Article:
While it is possible in principle for such a constitution to consist
entirely of a body of unwritten practices, traditions, court decisions, and
long-established statutes, in practice no such basic order can be considered
secure against confusion or corruption if it is not primarily based on a
written document, which prescribes the structure, procedures, and delegated
powers of government, and the retained rights of the people, and which is
strictly interpreted according to the original intent of the framers.
Although in principle the procedures may allow for the direct adoption of
legislation by vote of the people, this is both impractical and potentially
dangerous, especially to the rights of minorities, so that it is generally best
that most legislation require approval at some point in the legislative process
by a deliberative assembly, a body of elected representatives rather than by direct popular
vote, and that any such legislation be subject to judicial review,
whereby legislation not consistent with the constitution can be voided. Such a
form of government is called a republic, as distinct from a
democracy, in which all legislation is adopted solely by direct popular
vote. And if it operates under a well-designed constitution, it is a
It is important that the deliberative assembly fairly represent all the competing interests of the people, so that the concerns of minorities can be weighed and not ignored. But fair representation is insufficient if deliberation is not effective in analyzing and anticipating all the consequences of any decisions that might be made. The consent of the majority should be necessary for action, but that consent should never be sufficient for action.
Origins of the Social Contract
Critics of social contract theory argue that almost all persons grow up
within an existing society, and thesocial contractve the choice of whether to
enter into a social contract. Not having a choice, they say, makes any such
The original proponents of the social contract theory, John Locke, David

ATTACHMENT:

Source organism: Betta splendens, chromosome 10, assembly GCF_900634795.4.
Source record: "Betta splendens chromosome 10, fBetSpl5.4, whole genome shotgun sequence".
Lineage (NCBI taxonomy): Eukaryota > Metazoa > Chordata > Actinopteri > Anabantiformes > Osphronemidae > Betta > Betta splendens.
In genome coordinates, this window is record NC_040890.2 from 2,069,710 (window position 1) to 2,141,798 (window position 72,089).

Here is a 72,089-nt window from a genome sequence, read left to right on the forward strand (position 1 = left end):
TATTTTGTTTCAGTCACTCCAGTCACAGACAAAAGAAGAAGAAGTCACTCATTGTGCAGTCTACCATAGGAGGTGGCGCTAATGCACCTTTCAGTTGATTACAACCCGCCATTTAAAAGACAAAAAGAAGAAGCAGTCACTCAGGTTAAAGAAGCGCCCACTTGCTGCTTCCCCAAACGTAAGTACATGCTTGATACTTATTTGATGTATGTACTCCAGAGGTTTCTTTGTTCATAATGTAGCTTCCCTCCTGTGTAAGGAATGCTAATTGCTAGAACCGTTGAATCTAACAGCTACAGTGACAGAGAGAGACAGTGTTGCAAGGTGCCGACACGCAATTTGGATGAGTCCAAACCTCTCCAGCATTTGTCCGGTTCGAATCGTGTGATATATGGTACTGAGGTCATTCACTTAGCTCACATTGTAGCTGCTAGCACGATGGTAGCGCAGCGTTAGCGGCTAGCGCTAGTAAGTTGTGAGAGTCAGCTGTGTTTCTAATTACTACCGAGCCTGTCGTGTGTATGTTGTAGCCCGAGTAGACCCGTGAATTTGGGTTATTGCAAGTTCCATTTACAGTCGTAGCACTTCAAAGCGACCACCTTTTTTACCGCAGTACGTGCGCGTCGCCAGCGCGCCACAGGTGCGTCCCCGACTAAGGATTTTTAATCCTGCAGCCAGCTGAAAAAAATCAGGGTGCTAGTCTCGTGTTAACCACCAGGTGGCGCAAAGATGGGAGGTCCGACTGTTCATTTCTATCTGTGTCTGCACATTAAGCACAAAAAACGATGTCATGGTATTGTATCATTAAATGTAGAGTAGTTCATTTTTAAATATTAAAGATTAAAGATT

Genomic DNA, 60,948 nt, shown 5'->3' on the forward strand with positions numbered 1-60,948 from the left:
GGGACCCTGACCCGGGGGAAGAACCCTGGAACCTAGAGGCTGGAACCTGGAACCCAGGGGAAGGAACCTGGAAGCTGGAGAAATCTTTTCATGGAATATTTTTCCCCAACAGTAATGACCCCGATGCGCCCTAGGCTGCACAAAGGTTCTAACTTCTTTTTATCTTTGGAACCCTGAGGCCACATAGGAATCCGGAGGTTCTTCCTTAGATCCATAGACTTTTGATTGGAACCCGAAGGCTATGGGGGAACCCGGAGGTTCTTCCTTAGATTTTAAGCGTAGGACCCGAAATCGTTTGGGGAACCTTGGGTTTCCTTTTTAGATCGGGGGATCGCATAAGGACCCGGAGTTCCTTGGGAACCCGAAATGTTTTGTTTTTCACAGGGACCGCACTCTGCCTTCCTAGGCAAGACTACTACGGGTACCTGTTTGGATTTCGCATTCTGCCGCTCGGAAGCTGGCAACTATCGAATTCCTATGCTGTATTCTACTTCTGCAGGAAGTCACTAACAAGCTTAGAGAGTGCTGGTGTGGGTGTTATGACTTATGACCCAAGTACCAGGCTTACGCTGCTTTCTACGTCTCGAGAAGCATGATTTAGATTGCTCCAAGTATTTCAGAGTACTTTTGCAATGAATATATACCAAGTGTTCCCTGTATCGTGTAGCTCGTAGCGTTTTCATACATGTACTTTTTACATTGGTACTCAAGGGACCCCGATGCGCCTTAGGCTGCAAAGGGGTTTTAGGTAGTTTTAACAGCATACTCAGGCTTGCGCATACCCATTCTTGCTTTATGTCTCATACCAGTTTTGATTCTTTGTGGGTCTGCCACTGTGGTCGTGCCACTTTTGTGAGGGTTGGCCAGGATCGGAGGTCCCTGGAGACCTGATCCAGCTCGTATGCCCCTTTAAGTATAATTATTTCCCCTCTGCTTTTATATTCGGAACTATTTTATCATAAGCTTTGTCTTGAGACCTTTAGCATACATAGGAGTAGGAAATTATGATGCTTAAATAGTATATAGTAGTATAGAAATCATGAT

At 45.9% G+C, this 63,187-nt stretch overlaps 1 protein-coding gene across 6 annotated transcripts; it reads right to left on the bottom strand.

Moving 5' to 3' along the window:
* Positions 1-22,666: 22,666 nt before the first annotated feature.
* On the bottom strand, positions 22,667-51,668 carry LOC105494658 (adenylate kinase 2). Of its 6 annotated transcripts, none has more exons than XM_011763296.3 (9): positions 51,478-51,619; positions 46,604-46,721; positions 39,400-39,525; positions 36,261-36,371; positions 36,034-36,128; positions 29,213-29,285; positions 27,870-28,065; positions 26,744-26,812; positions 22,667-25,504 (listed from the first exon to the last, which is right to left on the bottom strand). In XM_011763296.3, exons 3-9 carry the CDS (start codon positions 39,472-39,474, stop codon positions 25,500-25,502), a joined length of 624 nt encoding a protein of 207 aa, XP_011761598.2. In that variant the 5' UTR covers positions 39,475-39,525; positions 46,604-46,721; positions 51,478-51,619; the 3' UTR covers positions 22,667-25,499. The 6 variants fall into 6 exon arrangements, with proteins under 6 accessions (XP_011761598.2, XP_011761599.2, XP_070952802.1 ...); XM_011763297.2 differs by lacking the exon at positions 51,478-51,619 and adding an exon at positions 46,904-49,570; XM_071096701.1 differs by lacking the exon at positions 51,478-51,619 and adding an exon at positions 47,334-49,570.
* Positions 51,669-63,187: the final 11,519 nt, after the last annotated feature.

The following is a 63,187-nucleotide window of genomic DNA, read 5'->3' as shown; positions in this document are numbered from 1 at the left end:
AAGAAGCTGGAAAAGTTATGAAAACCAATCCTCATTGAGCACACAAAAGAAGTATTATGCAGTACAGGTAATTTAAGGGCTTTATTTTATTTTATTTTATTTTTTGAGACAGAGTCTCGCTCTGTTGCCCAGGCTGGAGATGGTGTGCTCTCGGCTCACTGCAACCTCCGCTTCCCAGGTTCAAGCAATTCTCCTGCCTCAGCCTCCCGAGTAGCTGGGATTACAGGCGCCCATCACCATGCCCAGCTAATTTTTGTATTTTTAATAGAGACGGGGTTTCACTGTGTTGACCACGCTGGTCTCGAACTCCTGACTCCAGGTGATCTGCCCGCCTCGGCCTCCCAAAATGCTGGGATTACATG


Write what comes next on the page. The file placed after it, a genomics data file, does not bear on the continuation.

Hume, and Jean-Jacques Rousseau, answered these critics, but not the social contractntirely satisfactory. To understand how the social contract comes about, we
need to look at the kinds of contract that prevail during each stage in the
development of a human being in society.
Each of us begins life under the terms of a special kind of social contract
called a filial contract, between a child and his parents, and by
extension to his siblings. That contract is established at the moment of
bonding between parents and child following birth, and the terms of the
contract are that the child will provide the parents certain pleasures that
come with parenthood, particularly the satisfaction of helping to form a happy
and admirable adult, and support for the parents in their later years, and in
turn receives their love, support, guidance, and protection during childhood.
Although a filial contract can exist in a family that is isolated from any
larger society, when the parents join a society, they pool their rights and
duties as parents with other members of that society, and thereby become agents
of the larger society in the raising of their own children, and accountable to
that larger society for doing so properly.
As a child grows, it encounters other members of the larger society, usually
beginning with other children. Whenever any two or more individuals meet with
the understanding and expectation that they will live together in harmony and